1968 and After

The Revolutionary Aspirations of the New Left
Revolutions Study Group

Fifty years ago, the political-military blocs of the Cold War had ossified, social democracy and labor unions in the West were tamed, and struggles for change in Eastern Europe and Latin America seemed to have been controlled by combinations of sticks and carrots. Then, in the year 1968, in France, Italy, the United States, Czechoslovakia, Mexico, etc. there were immense uprisings against the status quo. This fall, we will study this watershed period (1968-1974) considering the achievements and failures of the Left in the 1960s. We will read Chris Harman’s The Fire Last Time (2nd revised ed. 1998), linking the events of 1968 and what carried these events forward.

The Revolutions Study Group (started at the Brecht Forum) has met since 2009. Participants have come and gone, however the group has held together, studying in depth a wide range of history including the French Revolution, the Russian Revolutions of 1905 and 1917, the Mau-Mau Revolt in Kenya, the Haitian Revolution, the 1848 European Revolutions, the May 68 movement in France and the Hot Autumn of Italy and much more.

Please follow and like us:

May Made Me

An oral history of the 1968 uprising in France
With author Mitch Abidor
at New Perspectives Studio
456-458 West 37th Street (near 10th Avenue)/Manhattan

The mass protests that shook France in May 1968 were exciting, dangerous, creative and influential, changing European politics to this day. Students demonstrated, workers went on general strike, factories and universities were occupied. At the height of its momentum, the protests brought the entire national economy to a halt. The protests reached such a point that the French and international bourgeoisie feared civil war or revolution.

Fifty years later, here are the eye-opening oral testimonies of those young rebels. By listening to the voices of students and workers, as opposed to those of their leaders, May ’68 appears not just as a mass event, but rather as an event driven by millions of individuals, creating a mosaic human portrait of France at the time.

Published on the 50th anniversary of those days in the spring of 68, May Made Me presents the legacy of the uprising: how those explosive experiences changed the individuals who participated and their lives as lived since then.

Mitch Abidor is a translator from Brooklyn whose many translations include A Socialist History of the French Revolution by Jean Jaurès and Anarchists Never Surrender and other works by Victor Serge.

Please follow and like us:

60s New Left: National and International

A New Left Begins
2nd sessions
Beginning Tuesday, May 2 — sessions continue through July
with Mitch Abidor, Jenny Brown, Michael Pelias and others

May 2, a reading and discussion of Marat/Sade. Watch the film if you have the opportunity
May 9 and 16, RD Laing, counter-psychiatric / anti-psychiatry. The Politics of Experience and more. Presentations and discussion with Michael Pelias on May 9 and May 16.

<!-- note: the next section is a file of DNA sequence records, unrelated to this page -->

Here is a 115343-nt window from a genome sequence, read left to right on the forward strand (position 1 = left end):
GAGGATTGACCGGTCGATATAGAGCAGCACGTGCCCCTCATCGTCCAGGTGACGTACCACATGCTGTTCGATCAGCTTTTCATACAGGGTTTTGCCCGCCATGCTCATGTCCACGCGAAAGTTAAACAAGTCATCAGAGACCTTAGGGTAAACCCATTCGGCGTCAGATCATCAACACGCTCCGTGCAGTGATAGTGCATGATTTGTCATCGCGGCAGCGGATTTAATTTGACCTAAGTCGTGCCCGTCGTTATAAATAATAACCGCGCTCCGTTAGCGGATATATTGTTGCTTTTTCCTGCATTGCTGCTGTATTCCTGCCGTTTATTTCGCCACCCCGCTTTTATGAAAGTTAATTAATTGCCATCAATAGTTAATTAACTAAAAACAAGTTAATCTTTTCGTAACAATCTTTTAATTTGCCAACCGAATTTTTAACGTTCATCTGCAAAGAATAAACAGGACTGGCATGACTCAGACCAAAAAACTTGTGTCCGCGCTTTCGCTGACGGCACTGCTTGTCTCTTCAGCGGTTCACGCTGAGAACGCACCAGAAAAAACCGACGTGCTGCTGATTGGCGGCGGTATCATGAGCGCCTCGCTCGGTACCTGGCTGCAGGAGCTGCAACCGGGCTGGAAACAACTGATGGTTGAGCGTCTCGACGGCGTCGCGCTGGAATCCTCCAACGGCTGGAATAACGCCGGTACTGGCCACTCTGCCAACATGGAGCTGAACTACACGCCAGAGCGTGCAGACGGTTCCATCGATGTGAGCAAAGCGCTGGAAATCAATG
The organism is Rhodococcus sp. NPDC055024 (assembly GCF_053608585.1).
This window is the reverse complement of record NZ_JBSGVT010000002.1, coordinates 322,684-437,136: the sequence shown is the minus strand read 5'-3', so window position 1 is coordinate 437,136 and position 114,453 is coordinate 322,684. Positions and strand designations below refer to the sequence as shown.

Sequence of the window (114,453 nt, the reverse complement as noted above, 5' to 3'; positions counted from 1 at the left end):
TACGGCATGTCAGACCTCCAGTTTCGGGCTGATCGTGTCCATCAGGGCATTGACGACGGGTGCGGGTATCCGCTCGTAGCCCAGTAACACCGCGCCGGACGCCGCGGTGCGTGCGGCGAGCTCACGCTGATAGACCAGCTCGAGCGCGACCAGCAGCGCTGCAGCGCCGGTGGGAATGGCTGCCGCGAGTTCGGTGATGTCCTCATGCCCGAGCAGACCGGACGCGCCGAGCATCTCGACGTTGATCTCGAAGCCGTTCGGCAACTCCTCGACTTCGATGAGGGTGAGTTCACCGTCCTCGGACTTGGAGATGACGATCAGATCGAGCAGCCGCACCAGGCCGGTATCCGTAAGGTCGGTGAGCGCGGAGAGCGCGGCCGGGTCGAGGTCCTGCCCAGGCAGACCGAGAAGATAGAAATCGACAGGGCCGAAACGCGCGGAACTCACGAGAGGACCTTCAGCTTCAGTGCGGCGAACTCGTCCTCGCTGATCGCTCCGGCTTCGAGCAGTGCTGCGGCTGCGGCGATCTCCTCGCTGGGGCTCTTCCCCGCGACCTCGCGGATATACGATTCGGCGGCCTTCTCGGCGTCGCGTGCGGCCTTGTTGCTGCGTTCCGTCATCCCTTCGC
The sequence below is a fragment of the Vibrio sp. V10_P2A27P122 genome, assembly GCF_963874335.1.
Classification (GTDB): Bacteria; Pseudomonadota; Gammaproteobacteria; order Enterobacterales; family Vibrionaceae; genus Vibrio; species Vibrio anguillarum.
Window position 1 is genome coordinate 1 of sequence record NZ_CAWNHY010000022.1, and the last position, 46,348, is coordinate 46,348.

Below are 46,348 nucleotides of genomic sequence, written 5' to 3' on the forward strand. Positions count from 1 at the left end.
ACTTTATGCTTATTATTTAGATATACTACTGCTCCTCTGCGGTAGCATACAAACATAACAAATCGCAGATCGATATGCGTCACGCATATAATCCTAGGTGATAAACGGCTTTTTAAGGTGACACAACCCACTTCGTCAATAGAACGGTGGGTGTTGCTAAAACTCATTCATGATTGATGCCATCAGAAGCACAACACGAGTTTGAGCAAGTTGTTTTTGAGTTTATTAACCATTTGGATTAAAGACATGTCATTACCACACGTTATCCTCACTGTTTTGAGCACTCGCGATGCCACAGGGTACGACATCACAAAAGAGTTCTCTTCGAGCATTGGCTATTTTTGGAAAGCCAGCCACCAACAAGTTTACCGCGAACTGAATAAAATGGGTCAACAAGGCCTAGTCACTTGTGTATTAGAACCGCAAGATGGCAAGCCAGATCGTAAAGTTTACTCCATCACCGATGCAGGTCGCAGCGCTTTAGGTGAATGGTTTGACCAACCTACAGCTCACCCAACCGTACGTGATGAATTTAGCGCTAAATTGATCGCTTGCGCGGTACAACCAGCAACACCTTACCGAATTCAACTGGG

May 23 and 30. Paris. May, 1968. These talks will investigate the events May 68 in France through an analysis of the writings of Daniel Cohn-Bendit, one of the most important and interesting of its leaders, as well as the experiences of rank and file militants interviewed by Mitch Abidor for his forthcoming oral history, May Made Me.
Mitchell Abidor is the principal French translator for the Marxists Internet Archive and has published several collections of his translations, among them Jean Jaurès’ Socialist History of the French Revolution and A Raskolnikoff by Emmanuel Bove, and previously untranslated works by Victor Serge and Daniel Guerin, as well as writings from the French Revolution, are forthcoming. His May Made Me will appear in time for the fiftieth anniversary of the May events in France.
June 6 and 13. The music didn’t die. A look at the many cultural influences of the first generation born with the bomb and mutually assured destruction from day one. An overview and music and a reading and discussion of Jeff Nuttal’s Bomb Culture.
The growth of Women’s liberation and the experience of the growth of this mass movement in the 1960s and what this meant for the new left. Jenny Brown from National Women’s Liberation will select and help focus these our discussion at dates to be determined.
Jenny Brown is an organizer with National Women’s Liberation and has been involved in feminist theory and organizing since 1988, first with Gainesville Women’s Liberation in Gainesville, Florida and then with the Redstockings Women’s Liberation Archives for Action, a movement think-tank and archive based in New York. She co-authored the Redstockings book, Women’s Liberation and National Healthcare: Confronting the Myth of America and the Labor Notes book How to Jump Start Your Union: Lessons from the Chicago Teachers along with numerous essays and articles. She was also a co-chair of a Labor Party Local Organizing Committee in Gainesville, Florida and is a former editor of Labor Notes.

Please follow and like us:

Day 1, Session 3: May 1968 in France: Learning from the Participants

A presentation by and discussion with Mitch Abidor

In preparation for an oral history of the events of May 1968 in France, Mitch Abidor interviewed over thirty participants in the events from all political tendencies and from all over the country. He’ll discuss what he learned of the experiences of those who were there and what can be learned from them.

Mitchell Abidor’s translation work and studies include anthologies of Victor Serge, the Paris Commune, the left of the French Revolution, as well as the novella A Raskolnikoff by Emmanuel Bove. He lives in Brooklyn.

Please follow and like us: